I recently had a film night with a few friends and we watched this movie which I’d never seen before and it reminded me of my blog. It’s been a long time readers. Please forgive my hiatus. I shall reward you with one of my classic style reviews.
The Power of One, 1992
Based on the book by Bryce Courtenay, The Power of One is set in South Africa during the 1930s-40s, and follows an English orphan named P.K. who faces prejudice from his Afrikaaner classmates. Taken on by an elderly German pianist who, upon the outbreak of WWII, is interned in prison, P.K befriends black inmates, learns how to box, and listens to stories about a mythical rainmaker who is to bring unity and stop the infighting among the tribes. P.K. works to fight injustice and challenge adversity while befriending people based on the content of their character rather than their skin color or ethnic background.
My Thoughts (mild spoilers):
The film came out while South Africa was still in the throws of Apartheid, an incredibly oppressive system of racial segregation, and the movie covers the time period of the genesis of apartheid. At first I thought the title was a reference to the power of one individual, especially since it follows the exploits of one boy who through facing shameful bullying based on prejudice developed incredible empathy for those who experienced even more systematic oppression. P.K. then works to provide training for black teachers so that they can teach people how to read and write English, education that was illegal. However knowing history it might look as if P.Ks efforts were for naught. Apartheid continued for another 50 years after all.
But in reality I think the title is actually a reference to the power of becoming one, the power of unity.
So powerful is the light of unity that it can illuminate the whole earth. ~Bahá’u’lláh
Throughout the film the biggest accomplishments were when people came together despite their differences. Whether it was a German pianist helping a Zulu prisoner, or an English boy conducting a concert of people from all tribes, or an Afrikaaner girl joining English and black South Africans to teach literacy, it was when diverse people came together for a united purpose that we saw beauty, that we saw hope. Unfortunately there were many times in the film, and even more so in the history of South Africa and the world more generally, that people were unable to come together and instead were blinded by difference into conflict, often brutal and sometimes even lethal.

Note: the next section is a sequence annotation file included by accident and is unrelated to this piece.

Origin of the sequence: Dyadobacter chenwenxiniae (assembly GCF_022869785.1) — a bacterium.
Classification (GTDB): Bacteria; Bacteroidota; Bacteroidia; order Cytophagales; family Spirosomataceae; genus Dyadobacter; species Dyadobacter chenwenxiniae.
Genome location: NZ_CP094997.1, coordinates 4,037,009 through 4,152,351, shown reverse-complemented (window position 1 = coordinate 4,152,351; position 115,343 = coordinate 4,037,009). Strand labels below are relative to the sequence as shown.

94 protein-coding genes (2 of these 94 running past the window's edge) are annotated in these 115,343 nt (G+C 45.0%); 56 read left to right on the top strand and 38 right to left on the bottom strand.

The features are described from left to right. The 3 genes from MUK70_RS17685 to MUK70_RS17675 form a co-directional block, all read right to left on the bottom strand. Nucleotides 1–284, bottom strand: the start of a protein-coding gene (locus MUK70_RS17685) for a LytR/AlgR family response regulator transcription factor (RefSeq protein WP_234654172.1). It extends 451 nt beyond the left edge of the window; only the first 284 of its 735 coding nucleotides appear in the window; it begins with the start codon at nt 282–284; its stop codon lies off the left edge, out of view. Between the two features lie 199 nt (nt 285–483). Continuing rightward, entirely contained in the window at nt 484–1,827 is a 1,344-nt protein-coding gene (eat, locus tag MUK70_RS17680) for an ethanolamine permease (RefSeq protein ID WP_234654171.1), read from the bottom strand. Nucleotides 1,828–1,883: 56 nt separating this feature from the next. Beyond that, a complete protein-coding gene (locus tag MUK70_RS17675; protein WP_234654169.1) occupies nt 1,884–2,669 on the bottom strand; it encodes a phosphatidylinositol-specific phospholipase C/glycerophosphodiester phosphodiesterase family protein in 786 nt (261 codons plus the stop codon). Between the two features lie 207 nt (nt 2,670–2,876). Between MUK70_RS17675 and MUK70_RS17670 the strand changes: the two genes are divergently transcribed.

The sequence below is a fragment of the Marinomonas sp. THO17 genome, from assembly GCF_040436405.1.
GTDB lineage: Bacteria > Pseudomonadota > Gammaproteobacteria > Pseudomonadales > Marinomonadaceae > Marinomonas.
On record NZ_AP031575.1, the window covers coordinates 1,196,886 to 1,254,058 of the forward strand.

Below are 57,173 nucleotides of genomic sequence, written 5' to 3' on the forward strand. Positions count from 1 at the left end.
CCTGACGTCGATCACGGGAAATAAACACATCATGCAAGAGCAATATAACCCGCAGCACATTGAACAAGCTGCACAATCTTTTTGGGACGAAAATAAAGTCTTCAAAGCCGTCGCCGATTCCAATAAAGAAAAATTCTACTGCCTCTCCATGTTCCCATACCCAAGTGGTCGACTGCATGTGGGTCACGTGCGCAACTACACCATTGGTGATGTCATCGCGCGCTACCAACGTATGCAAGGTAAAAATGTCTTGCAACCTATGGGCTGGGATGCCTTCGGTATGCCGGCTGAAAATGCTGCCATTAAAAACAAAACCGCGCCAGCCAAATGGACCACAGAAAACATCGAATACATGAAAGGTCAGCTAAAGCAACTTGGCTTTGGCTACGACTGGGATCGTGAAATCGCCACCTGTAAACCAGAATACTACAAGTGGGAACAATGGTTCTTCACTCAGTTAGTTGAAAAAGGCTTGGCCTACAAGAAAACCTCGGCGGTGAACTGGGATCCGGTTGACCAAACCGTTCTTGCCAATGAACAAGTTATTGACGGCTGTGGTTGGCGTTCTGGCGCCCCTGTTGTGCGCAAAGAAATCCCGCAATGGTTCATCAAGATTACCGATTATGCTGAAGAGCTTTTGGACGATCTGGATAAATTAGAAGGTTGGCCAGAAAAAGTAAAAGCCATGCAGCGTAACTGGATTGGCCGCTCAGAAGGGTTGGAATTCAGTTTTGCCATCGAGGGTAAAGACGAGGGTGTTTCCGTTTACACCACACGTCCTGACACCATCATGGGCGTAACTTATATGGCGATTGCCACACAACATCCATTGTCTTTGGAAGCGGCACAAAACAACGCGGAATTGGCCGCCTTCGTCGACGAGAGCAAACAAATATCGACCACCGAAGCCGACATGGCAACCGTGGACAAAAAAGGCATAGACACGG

O ye beloved of the Lord! In this sacred Dispensation, conflict and contention are in no wise permitted. Every aggressor deprives himself of God’s grace. It is incumbent upon everyone to show the utmost love, rectitude of conduct, straight forwardness and sincere kindliness unto all the peoples and kindreds of the world, be they friends or strangers. So intense must be the spirit of love and loving kindness, that the stranger may find himself a friend, the enemy a true brother, no difference whatsoever existing between them. ~‘Abdu’l-Bahá
This film highlights the intense desire that despite the conflict in the world many people hold out hope for unity and recognize its beauty and power. It is a call to action for us all to be aware of what unites us rather than what divides us, to work toward building a better world together. The point is not whether or not this story is realistic, but that we want it to be, which to me is a sign of progress, for in time:
If you desire with all your heart friendship with every race on earth, your thought, spiritual and positive will spread; it will become the desire of others, growing stronger until it reaches the minds of all men. ~‘Abdu’l-Bahá